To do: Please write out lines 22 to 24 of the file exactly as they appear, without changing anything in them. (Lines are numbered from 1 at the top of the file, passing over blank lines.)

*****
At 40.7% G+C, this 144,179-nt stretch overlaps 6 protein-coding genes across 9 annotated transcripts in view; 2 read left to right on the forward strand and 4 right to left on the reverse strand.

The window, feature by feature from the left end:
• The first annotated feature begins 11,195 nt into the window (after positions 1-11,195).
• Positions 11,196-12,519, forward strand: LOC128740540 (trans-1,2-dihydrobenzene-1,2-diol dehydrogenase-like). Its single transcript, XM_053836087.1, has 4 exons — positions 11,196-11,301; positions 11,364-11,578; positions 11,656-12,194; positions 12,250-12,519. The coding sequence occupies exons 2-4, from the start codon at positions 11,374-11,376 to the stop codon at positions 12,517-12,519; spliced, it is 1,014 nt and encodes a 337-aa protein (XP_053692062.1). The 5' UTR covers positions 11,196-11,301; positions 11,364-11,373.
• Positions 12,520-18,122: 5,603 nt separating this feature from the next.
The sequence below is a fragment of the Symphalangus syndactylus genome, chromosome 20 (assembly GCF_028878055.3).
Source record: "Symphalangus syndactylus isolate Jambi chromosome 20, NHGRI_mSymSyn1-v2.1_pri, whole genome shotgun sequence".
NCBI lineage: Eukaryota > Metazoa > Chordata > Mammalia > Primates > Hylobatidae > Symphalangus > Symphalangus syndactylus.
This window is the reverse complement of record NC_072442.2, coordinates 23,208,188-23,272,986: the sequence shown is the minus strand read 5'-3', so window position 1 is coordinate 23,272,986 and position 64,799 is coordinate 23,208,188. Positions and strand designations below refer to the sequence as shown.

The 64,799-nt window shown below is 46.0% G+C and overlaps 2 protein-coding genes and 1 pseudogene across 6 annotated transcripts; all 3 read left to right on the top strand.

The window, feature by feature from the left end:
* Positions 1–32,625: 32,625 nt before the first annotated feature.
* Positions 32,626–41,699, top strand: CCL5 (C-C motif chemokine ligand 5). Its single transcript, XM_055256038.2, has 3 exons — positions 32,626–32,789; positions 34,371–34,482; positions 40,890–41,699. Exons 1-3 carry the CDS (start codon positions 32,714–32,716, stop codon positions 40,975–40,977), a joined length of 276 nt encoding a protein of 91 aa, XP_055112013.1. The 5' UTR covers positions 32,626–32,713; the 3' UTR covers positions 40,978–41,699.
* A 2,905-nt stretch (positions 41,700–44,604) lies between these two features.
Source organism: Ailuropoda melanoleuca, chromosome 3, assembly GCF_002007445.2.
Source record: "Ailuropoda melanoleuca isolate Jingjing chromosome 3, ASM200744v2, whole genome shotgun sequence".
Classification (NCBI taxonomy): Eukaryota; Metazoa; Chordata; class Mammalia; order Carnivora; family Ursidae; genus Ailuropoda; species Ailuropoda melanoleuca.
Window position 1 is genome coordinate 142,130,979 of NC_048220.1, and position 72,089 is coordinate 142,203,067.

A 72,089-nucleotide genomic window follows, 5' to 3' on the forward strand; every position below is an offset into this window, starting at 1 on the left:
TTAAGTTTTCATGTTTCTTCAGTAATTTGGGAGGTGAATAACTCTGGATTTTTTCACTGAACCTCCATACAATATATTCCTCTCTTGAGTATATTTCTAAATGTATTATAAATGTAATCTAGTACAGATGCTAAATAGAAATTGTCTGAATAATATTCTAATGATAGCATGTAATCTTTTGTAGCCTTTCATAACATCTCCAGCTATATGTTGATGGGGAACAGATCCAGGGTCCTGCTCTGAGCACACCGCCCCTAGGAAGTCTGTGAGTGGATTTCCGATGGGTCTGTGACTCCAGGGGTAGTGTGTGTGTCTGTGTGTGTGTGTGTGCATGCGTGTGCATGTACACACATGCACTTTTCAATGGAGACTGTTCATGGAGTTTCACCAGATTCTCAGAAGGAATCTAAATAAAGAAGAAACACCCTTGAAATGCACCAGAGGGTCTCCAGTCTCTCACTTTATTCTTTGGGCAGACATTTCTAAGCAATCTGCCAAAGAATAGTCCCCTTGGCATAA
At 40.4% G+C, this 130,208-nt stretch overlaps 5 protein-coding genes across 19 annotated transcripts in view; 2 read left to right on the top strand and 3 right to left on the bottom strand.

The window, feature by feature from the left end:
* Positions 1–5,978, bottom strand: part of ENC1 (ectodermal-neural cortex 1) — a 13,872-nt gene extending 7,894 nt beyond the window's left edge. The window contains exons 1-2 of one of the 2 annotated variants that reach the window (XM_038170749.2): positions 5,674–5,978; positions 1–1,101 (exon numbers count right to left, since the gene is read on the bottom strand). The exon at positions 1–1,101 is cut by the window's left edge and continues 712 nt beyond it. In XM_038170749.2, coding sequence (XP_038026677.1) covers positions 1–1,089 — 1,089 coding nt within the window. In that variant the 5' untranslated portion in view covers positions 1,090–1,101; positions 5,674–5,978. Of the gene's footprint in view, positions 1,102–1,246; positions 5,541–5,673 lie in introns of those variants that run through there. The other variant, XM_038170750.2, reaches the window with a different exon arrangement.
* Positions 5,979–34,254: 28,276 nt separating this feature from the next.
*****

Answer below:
The window, feature by feature from the left end:
* Positions 1–5,978, bottom strand: part of ENC1 (ectodermal-neural cortex 1) — a 13,872-nt gene extending 7,894 nt beyond the window's left edge. The window contains exons 1-2 of one of the 2 annotated variants that reach the window (XM_038170749.2): positions 5,674–5,978; positions 1–1,101 (exon numbers count right to left, since the gene is read on the bottom strand). The exon at positions 1–1,101 is cut by the window's left edge and continues 712 nt beyond it. In XM_038170749.2, coding sequence (XP_038026677.1) covers positions 1–1,089 — 1,089 coding nt within the window. In that variant the 5' untranslated portion in view covers positions 1,090–1,101; positions 5,674–5,978. Of the gene's footprint in view, positions 1,102–1,246; positions 5,541–5,673 lie in introns of those variants that run through there. The other variant, XM_038170750.2, reaches the window with a different exon arrangement.
* Positions 5,979–34,254: 28,276 nt separating this feature from the next.